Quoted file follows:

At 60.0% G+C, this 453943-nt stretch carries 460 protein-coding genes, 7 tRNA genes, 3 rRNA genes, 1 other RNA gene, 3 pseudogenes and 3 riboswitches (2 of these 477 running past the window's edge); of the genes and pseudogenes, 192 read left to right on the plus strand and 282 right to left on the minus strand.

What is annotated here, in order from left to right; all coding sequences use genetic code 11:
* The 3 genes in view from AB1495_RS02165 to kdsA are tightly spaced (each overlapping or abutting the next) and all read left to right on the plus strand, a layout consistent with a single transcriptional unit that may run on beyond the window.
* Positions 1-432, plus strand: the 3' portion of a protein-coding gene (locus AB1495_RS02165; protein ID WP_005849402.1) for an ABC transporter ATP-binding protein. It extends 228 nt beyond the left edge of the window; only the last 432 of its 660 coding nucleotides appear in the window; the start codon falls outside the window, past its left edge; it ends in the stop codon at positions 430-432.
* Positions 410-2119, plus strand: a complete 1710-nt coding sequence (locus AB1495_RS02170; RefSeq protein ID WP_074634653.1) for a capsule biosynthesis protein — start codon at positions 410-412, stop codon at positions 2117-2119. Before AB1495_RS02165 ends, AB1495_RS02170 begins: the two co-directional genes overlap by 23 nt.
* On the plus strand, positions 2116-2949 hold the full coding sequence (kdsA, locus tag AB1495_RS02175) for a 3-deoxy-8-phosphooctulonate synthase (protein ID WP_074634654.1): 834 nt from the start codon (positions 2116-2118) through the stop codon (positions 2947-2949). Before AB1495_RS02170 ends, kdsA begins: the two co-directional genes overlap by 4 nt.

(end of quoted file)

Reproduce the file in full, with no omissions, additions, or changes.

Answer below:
At 60.0% G+C, this 453943-nt stretch carries 460 protein-coding genes, 7 tRNA genes, 3 rRNA genes, 1 other RNA gene, 3 pseudogenes and 3 riboswitches (2 of these 477 running past the window's edge); of the genes and pseudogenes, 192 read left to right on the plus strand and 282 right to left on the minus strand.

What is annotated here, in order from left to right; all coding sequences use genetic code 11:
* The 3 genes in view from AB1495_RS02165 to kdsA are tightly spaced (each overlapping or abutting the next) and all read left to right on the plus strand, a layout consistent with a single transcriptional unit that may run on beyond the window.
* Positions 1-432, plus strand: the 3' portion of a protein-coding gene (locus AB1495_RS02165; protein ID WP_005849402.1) for an ABC transporter ATP-binding protein. It extends 228 nt beyond the left edge of the window; only the last 432 of its 660 coding nucleotides appear in the window; the start codon falls outside the window, past its left edge; it ends in the stop codon at positions 430-432.
* Positions 410-2119, plus strand: a complete 1710-nt coding sequence (locus AB1495_RS02170; RefSeq protein ID WP_074634653.1) for a capsule biosynthesis protein — start codon at positions 410-412, stop codon at positions 2117-2119. Before AB1495_RS02165 ends, AB1495_RS02170 begins: the two co-directional genes overlap by 23 nt.
* On the plus strand, positions 2116-2949 hold the full coding sequence (kdsA, locus tag AB1495_RS02175) for a 3-deoxy-8-phosphooctulonate synthase (protein ID WP_074634654.1): 834 nt from the start codon (positions 2116-2118) through the stop codon (positions 2947-2949). Before AB1495_RS02170 ends, kdsA begins: the two co-directional genes overlap by 4 nt.